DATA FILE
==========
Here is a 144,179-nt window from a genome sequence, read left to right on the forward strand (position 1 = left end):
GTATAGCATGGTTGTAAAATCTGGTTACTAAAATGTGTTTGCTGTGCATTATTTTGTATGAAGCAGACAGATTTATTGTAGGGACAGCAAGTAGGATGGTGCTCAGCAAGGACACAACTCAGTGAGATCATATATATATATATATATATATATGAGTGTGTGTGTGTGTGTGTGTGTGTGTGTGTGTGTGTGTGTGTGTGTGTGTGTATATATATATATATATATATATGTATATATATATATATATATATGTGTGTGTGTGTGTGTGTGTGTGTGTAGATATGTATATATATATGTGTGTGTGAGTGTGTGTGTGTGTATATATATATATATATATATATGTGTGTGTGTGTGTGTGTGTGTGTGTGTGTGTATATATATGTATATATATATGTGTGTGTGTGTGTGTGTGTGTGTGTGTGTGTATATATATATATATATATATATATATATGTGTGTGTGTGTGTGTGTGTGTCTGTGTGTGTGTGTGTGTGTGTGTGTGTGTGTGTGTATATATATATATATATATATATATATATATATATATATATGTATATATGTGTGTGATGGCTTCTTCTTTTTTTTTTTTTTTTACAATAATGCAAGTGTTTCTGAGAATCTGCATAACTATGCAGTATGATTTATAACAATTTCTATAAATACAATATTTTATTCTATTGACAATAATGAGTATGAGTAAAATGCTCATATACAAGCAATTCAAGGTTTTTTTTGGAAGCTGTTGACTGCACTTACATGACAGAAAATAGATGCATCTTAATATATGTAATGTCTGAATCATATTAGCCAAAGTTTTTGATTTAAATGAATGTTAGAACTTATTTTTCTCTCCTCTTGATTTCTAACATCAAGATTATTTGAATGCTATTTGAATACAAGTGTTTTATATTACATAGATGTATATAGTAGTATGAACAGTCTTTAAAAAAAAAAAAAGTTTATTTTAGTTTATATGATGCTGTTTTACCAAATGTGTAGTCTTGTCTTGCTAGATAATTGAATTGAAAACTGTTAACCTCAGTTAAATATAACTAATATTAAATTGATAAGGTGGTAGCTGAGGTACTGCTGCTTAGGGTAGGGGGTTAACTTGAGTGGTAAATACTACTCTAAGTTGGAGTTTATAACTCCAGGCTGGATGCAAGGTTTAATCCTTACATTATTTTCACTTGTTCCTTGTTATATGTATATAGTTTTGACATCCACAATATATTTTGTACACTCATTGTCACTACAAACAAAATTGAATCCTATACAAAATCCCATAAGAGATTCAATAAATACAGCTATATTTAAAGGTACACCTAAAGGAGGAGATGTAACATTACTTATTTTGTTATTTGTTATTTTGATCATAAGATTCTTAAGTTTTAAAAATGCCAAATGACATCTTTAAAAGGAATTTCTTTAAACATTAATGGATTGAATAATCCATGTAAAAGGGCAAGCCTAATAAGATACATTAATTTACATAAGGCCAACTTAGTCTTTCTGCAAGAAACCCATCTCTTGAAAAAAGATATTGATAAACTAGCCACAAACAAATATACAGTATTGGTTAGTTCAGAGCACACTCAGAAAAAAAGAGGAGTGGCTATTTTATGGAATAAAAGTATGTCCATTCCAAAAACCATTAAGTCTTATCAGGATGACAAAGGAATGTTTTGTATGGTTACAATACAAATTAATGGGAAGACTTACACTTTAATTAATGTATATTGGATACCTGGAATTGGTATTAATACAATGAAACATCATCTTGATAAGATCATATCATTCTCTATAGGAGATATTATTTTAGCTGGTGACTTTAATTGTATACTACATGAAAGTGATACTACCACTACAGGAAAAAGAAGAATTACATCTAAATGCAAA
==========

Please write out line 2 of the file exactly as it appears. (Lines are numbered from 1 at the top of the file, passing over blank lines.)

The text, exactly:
GTATAGCATGGTTGTAAAATCTGGTTACTAAAATGTGTTTGCTGTGCATTATTTTGTATGAAGCAGACAGATTTATTGTAGGGACAGCAAGTAGGATGGTGCTCAGCAAGGACACAACTCAGTGAGATCATATATATATATATATATATATATGAGTGTGTGTGTGTGTGTGTGTGTGTGTGTGTGTGTGTGTGTGTGTGTGTGTGTATATATATATATATATATATATGTATATATATATATATATATATGTGTGTGTGTGTGTGTGTGTGTGTGTAGATATGTATATATATATGTGTGTGTGAGTGTGTGTGTGTGTATATATATATATATATATATATGTGTGTGTGTGTGTGTGTGTGTGTGTGTGTGTATATATATGTATATATATATGTGTGTGTGTGTGTGTGTGTGTGTGTGTGTGTATATATATATATATATATATATATATATGTGTGTGTGTGTGTGTGTGTGTCTGTGTGTGTGTGTGTGTGTGTGTGTGTGTGTGTGTATATATATATATATATATATATATATATATATATATATATGTATATATGTGTGTGATGGCTTCTTCTTTTTTTTTTTTTTTTACAATAATGCAAGTGTTTCTGAGAATCTGCATAACTATGCAGTATGATTTATAACAATTTCTATAAATACAATATTTTATTCTATTGACAATAATGAGTATGAGTAAAATGCTCATATACAAGCAATTCAAGGTTTTTTTTGGAAGCTGTTGACTGCACTTACATGACAGAAAATAGATGCATCTTAATATATGTAATGTCTGAATCATATTAGCCAAAGTTTTTGATTTAAATGAATGTTAGAACTTATTTTTCTCTCCTCTTGATTTCTAACATCAAGATTATTTGAATGCTATTTGAATACAAGTGTTTTATATTACATAGATGTATATAGTAGTATGAACAGTCTTTAAAAAAAAAAAAAGTTTATTTTAGTTTATATGATGCTGTTTTACCAAATGTGTAGTCTTGTCTTGCTAGATAATTGAATTGAAAACTGTTAACCTCAGTTAAATATAACTAATATTAAATTGATAAGGTGGTAGCTGAGGTACTGCTGCTTAGGGTAGGGGGTTAACTTGAGTGGTAAATACTACTCTAAGTTGGAGTTTATAACTCCAGGCTGGATGCAAGGTTTAATCCTTACATTATTTTCACTTGTTCCTTGTTATATGTATATAGTTTTGACATCCACAATATATTTTGTACACTCATTGTCACTACAAACAAAATTGAATCCTATACAAAATCCCATAAGAGATTCAATAAATACAGCTATATTTAAAGGTACACCTAAAGGAGGAGATGTAACATTACTTATTTTGTTATTTGTTATTTTGATCATAAGATTCTTAAGTTTTAAAAATGCCAAATGACATCTTTAAAAGGAATTTCTTTAAACATTAATGGATTGAATAATCCATGTAAAAGGGCAAGCCTAATAAGATACATTAATTTACATAAGGCCAACTTAGTCTTTCTGCAAGAAACCCATCTCTTGAAAAAAGATATTGATAAACTAGCCACAAACAAATATACAGTATTGGTTAGTTCAGAGCACACTCAGAAAAAAAGAGGAGTGGCTATTTTATGGAATAAAAGTATGTCCATTCCAAAAACCATTAAGTCTTATCAGGATGACAAAGGAATGTTTTGTATGGTTACAATACAAATTAATGGGAAGACTTACACTTTAATTAATGTATATTGGATACCTGGAATTGGTATTAATACAATGAAACATCATCTTGATAAGATCATATCATTCTCTATAGGAGATATTATTTTAGCTGGTGACTTTAATTGTATACTACATGAAAGTGATACTACCACTACAGGAAAAAGAAGAATTACATCTAAATGCAAA